And it has the connectivity you'd expect, including Apple CarPlay and Android Auto, plus sat nav, digital radio (DAB) and even a CD player.
Then there's the general space, which - yes - it does have a lot of buttons and there's quite a bit going on.
But it's well presented for the most part, and the materials and trims used are interesting and of a high perceived quality.
It feels plush. Not quite luxury, but upper-tier for a mainstream brand.
I mentioned in the section above that the boxy backside of the Impreza hatch helps it offer better practicality than some rivals, and the numbers don't lie. The boot capacity is claimed at 345 litres (VDA), which is considerably more practical than the Corolla hatch (217L) or Mazda3 hatch (295L).
The boot opening is wide and there's not too big of a step over the rear bumper, meaning loading larger items in is easy enough. Plus the rear seats fold down if you need to liberate more room (up to 795L), and there's a space-saver spare wheel under the boot floor too.
Does it represent good value for the price? What features does it come with? 8/10
Subaru has increased standard equipment across the entire range as it aims to remain competitive in the ever-shrinking small car segment.
You can read the full pricing and specs story for the 2020 Impreza range here, but in this review we're focusing on the top-spec 2.0i-S model, which has a list price of $31,360 plus on-road costs. That's $200 more than you'll pay if you choose the sedan instead of the hatch.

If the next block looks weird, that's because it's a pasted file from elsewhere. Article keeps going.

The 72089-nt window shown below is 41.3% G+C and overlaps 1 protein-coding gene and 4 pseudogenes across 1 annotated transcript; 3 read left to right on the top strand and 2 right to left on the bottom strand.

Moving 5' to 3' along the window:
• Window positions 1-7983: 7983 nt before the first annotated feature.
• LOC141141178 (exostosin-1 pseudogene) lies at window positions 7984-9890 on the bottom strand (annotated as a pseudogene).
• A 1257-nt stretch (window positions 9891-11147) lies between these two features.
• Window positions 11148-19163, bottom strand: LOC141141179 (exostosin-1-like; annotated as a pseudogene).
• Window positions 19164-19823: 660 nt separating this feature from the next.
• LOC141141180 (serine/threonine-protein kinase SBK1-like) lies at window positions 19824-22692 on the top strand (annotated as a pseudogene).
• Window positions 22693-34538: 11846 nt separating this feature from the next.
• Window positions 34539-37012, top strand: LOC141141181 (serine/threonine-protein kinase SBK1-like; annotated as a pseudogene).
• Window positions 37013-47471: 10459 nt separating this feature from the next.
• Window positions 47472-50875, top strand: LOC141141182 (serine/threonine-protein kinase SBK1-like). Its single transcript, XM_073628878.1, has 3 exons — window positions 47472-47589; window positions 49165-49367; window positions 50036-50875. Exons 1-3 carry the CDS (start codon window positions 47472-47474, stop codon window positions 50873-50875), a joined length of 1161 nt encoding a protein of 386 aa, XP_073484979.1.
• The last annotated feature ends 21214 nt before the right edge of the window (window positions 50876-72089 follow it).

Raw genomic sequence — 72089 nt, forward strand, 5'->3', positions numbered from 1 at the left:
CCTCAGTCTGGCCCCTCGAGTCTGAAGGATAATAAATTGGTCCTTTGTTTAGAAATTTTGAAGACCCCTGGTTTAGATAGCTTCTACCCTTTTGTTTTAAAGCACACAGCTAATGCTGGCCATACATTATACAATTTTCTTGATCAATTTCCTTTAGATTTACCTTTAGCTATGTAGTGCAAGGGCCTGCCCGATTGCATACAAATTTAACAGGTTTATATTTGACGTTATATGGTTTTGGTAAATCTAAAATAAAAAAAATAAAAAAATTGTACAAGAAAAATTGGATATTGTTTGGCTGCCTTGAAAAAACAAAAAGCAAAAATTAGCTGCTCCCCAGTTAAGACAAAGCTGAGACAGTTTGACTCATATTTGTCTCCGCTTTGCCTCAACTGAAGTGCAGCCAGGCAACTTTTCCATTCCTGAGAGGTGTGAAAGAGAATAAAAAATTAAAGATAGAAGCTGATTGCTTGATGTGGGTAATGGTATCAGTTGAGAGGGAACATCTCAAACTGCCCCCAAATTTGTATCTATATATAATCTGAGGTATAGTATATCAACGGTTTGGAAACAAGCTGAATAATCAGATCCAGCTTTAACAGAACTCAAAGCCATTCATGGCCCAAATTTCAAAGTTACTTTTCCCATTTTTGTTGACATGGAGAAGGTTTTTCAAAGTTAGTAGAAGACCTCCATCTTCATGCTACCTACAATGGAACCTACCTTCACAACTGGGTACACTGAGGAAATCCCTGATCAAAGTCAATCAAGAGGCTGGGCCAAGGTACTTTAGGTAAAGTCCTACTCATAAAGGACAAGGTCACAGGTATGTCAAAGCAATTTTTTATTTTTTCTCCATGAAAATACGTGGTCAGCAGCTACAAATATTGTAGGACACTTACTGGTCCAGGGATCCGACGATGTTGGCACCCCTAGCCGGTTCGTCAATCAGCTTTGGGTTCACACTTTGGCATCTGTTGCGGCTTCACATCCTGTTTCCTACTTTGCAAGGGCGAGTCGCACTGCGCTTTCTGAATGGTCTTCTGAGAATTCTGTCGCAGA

As the flagship Impreza hatchback it comes pretty well stacked with equipment, and also well and truly undercuts the top of the range model from Mazda (Mazda3 G25 Astina: $38,590) while also bettering the top-spec Hyundai i30 petrol (Premium - $33,040), Kia Cerato (GT-Line - $33,490), non-hybrid Toyota Corolla (ZR - $32,135) and VW Golf (110TSI Highline - $34,490).
Unlike all of those models, the Impreza is all-wheel drive (more on that below), and the standard equipment list is strong.
As part of the 2020 update the 2.0i-S features new LED headlights (steering responsive), power-folding and -dipping side mirrors, front- and side-view camera, an electric driver's seat with memory settings, a revised multi-function display for the driver, and piano-black interior trim finishes.
That's in addition to 18-inch alloy wheels, heated wing-mirrors, a sunroof, dual-zone climate control, rain-sensing wipers, leather upholstery, and heated front seats. There's also an 8.0-inch touchscreen media system in this spec (and all specs bar the entry-level version) with sat nav, and all Imprezas have the expected smartphone mirroring tech (Apple CarPlay and Android Auto). It runs a six-speaker sound system.
What are the key stats for the engine and transmission? 7/10
Now you're not buying a WRX, so don't expect WRX engine specs.
The 2.0-litre four-cylinder 'boxer' horizontally-opposed engine in the Impreza has 115kW of power (at 6000rpm) and 196Nm of torque (at 4000rpm).
That's the same outputs that this generation Impreza launched with back in late 2016.
The Impreza range is only offered with a Lineartronic continuously variable transmission (CVT) auto, which isn't going to stoke many fires. But unlike every other hatchback in the segment, the Impreza maintains its all-wheel drive (AWD) running gear, where most other small cars come in front-wheel drive (FWD/2WD).
Interested in towing specs? The un-braked towing capacity is 650kg, while the braked towing capability is 1200kg. Interestingly enough, only the hatch is rated for towing.